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Why is HF dangerous

  1. Jan 28, 2005 #1

    ShawnD

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    It's not a strong acid, it's not an oxidizer, it's not a reducer. What does it do?
     
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  3. Jan 28, 2005 #2
  4. Jan 28, 2005 #3

    movies

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    It also reacts with the calcium in your bones to make CaF2, which is very insoluble in pretty much anything. That's not a good thing. The treatment for exposure is essentially a calcium supplement, I think.
     
  5. Jan 28, 2005 #4

    ShawnD

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    Thanks for the info.
    How does HF penetrate skin so quickly, and how does HF eat glass?
     
  6. Jan 30, 2005 #5

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    The flouride reacts with the silicon atoms in the glass. The Si-F bond is very strong (check out some bond energies here: http://www.cem.msu.edu/~reusch/OrgPage/bndenrgy.htm )
     
  7. Jan 30, 2005 #6

    Gokul43201

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    We do a bunch of GaAs (gallium arsenide) processing in our lab. The etchant for GaAs has traditionally involved HF because that gives you a fast, anisotripc etch with GaAs, which is otherwise very hard to dissolve. Over the last decade or so, people have been switching to slower alternatives, from hearing scary stories about HF disasters. I, for one, was extremely relieved, when we were able to establish our processing procedure such that it entirely eliminated HF (and Br2, which is another common solvent in this field).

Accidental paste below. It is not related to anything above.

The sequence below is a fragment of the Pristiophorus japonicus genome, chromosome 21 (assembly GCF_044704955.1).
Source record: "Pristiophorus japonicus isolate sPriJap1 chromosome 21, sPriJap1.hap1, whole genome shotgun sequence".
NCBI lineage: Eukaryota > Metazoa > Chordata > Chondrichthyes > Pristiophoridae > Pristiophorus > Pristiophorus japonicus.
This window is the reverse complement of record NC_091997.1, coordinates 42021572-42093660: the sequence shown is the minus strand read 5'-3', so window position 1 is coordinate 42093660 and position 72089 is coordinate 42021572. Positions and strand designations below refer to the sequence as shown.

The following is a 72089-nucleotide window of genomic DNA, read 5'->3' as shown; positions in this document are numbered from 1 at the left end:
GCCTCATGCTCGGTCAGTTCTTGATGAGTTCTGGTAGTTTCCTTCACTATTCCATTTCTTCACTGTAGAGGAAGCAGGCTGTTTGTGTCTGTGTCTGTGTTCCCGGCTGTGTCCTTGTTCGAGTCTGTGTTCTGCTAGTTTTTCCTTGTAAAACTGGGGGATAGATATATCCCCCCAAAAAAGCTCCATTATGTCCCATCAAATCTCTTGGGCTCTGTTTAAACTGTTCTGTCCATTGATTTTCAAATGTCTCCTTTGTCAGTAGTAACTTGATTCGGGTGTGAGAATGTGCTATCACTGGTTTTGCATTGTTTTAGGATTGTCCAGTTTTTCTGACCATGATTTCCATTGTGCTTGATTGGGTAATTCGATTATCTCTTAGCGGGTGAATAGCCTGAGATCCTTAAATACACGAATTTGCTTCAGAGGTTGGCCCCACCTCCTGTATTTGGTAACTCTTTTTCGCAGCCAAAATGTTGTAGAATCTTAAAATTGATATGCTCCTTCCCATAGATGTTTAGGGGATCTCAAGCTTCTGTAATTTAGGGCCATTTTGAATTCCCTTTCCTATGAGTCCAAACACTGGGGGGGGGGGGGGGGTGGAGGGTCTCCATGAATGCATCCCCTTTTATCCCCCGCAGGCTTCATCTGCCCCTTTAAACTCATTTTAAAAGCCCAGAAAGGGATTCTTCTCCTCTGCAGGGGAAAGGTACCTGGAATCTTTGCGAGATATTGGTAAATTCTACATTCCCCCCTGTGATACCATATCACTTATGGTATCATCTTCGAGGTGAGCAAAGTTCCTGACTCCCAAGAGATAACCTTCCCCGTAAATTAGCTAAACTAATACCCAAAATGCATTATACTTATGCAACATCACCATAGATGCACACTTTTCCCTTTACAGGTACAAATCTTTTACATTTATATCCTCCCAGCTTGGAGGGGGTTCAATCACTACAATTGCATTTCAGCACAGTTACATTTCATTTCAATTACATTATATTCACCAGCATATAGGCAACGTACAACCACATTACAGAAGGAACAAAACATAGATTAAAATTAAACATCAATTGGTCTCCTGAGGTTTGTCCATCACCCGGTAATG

I think the reason that HF penetrates so deep is because the fluoride ions are stabilized only by calcium or magnesium ions, found mostly in bone tissue. Soluble salts also are formed with other cations but dissociate rapidly. Consequently, fluoride ions release, and further tissue destruction occurs. Another property that makes HF such a hazard is its high vapor pressure - so inhalation can be very harmful.

    What's interesting about HF is that it is extremely corrosive despite being quite a weak acid (it's only about 2% dissociated in aqueous solution). I think the reason for this is that it hydrates much better than the other acids.
     
  8. Jan 30, 2005 #7

    Gokul43201

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    Yes, typically calcium gluconate gel is used. Any lab that uses HF is required to have CGG easily accessible (I think it has now become mandatory...after someone died from multiple organ failure resulting from dropping a beaker of HF on his lap).
     
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